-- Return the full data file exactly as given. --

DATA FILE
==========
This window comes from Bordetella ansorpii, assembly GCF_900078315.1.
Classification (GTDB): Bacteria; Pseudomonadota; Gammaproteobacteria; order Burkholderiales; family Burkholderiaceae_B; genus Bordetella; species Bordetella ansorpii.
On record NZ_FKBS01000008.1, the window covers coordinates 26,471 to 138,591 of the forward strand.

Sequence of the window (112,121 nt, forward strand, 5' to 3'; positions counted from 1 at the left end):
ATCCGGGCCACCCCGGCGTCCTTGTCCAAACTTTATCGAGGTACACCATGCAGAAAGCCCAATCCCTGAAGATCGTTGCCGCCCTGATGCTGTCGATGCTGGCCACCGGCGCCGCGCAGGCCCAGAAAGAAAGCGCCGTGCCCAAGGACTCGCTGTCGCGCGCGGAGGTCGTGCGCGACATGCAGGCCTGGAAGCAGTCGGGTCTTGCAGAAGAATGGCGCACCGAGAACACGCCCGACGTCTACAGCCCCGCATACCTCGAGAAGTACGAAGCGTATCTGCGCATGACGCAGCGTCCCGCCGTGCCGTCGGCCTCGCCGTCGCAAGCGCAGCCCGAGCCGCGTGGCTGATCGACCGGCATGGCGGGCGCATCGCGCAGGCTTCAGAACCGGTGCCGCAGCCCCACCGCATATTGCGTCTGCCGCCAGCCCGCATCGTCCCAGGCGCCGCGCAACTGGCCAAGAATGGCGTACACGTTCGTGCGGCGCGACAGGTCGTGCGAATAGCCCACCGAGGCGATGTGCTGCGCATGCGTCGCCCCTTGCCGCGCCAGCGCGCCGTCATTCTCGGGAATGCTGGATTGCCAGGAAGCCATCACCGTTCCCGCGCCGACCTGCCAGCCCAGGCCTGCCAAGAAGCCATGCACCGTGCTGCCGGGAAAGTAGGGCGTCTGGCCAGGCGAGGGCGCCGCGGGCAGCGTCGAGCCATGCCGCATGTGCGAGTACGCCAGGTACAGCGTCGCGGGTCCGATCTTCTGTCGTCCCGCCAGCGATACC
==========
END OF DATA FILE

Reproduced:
This window comes from Bordetella ansorpii, assembly GCF_900078315.1.
Classification (GTDB): Bacteria; Pseudomonadota; Gammaproteobacteria; order Burkholderiales; family Burkholderiaceae_B; genus Bordetella; species Bordetella ansorpii.
On record NZ_FKBS01000008.1, the window covers coordinates 26,471 to 138,591 of the forward strand.

Sequence of the window (112,121 nt, forward strand, 5' to 3'; positions counted from 1 at the left end):
ATCCGGGCCACCCCGGCGTCCTTGTCCAAACTTTATCGAGGTACACCATGCAGAAAGCCCAATCCCTGAAGATCGTTGCCGCCCTGATGCTGTCGATGCTGGCCACCGGCGCCGCGCAGGCCCAGAAAGAAAGCGCCGTGCCCAAGGACTCGCTGTCGCGCGCGGAGGTCGTGCGCGACATGCAGGCCTGGAAGCAGTCGGGTCTTGCAGAAGAATGGCGCACCGAGAACACGCCCGACGTCTACAGCCCCGCATACCTCGAGAAGTACGAAGCGTATCTGCGCATGACGCAGCGTCCCGCCGTGCCGTCGGCCTCGCCGTCGCAAGCGCAGCCCGAGCCGCGTGGCTGATCGACCGGCATGGCGGGCGCATCGCGCAGGCTTCAGAACCGGTGCCGCAGCCCCACCGCATATTGCGTCTGCCGCCAGCCCGCATCGTCCCAGGCGCCGCGCAACTGGCCAAGAATGGCGTACACGTTCGTGCGGCGCGACAGGTCGTGCGAATAGCCCACCGAGGCGATGTGCTGCGCATGCGTCGCCCCTTGCCGCGCCAGCGCGCCGTCATTCTCGGGAATGCTGGATTGCCAGGAAGCCATCACCGTTCCCGCGCCGACCTGCCAGCCCAGGCCTGCCAAGAAGCCATGCACCGTGCTGCCGGGAAAGTAGGGCGTCTGGCCAGGCGAGGGCGCCGCGGGCAGCGTCGAGCCATGCCGCATGTGCGAGTACGCCAGGTACAGCGTCGCGGGTCCGATCTTCTGTCGTCCCGCCAGCGATACC